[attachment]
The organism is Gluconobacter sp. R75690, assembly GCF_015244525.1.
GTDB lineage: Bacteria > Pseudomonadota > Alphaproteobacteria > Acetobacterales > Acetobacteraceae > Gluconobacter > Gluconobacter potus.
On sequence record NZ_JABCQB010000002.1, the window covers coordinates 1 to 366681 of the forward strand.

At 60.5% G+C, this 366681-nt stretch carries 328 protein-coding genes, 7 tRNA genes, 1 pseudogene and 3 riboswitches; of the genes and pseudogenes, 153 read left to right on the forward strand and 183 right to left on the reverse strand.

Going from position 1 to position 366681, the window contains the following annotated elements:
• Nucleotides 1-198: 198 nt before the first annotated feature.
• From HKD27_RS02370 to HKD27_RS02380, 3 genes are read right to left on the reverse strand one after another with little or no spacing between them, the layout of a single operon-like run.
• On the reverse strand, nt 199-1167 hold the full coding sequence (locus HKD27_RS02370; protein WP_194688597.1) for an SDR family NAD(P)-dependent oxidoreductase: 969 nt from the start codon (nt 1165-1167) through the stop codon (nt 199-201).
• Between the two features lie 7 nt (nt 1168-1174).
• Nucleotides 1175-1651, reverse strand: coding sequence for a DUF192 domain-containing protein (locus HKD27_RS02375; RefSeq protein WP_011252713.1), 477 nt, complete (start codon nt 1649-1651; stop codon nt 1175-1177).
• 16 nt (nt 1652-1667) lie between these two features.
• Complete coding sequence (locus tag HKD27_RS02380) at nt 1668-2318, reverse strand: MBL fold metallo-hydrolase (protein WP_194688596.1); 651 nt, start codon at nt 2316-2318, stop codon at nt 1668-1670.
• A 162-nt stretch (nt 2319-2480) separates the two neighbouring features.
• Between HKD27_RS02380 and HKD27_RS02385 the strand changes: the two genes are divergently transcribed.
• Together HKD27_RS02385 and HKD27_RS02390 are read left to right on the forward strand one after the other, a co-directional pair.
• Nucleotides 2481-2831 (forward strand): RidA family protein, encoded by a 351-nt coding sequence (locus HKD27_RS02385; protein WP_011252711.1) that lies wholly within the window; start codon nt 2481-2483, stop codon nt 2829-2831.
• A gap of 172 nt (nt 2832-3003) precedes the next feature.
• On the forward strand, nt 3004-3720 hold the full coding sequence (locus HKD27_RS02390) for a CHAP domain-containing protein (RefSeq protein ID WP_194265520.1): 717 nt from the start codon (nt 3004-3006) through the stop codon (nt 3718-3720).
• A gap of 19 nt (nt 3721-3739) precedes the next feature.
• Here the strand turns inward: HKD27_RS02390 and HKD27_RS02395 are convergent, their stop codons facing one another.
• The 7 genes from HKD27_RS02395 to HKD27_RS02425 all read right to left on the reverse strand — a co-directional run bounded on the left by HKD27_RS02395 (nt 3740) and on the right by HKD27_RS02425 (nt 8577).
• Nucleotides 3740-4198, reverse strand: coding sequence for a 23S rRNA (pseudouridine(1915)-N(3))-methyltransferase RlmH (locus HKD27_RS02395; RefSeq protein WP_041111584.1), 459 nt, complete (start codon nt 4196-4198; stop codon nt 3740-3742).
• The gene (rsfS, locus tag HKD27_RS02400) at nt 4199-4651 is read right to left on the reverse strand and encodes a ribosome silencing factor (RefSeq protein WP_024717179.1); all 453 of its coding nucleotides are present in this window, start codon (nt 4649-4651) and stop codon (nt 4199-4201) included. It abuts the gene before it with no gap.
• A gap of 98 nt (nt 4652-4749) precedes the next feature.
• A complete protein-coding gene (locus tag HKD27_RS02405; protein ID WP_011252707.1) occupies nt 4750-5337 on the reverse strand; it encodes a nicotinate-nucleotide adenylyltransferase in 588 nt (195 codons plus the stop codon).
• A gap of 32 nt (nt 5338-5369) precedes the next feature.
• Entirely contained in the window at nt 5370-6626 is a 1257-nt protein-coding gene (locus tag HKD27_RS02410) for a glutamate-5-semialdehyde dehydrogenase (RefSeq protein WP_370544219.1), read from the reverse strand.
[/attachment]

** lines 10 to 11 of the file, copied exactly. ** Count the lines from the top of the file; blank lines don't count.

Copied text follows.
• Nucleotides 1175-1651, reverse strand: coding sequence for a DUF192 domain-containing protein (locus HKD27_RS02375; RefSeq protein WP_011252713.1), 477 nt, complete (start codon nt 1649-1651; stop codon nt 1175-1177).
• 16 nt (nt 1652-1667) lie between these two features.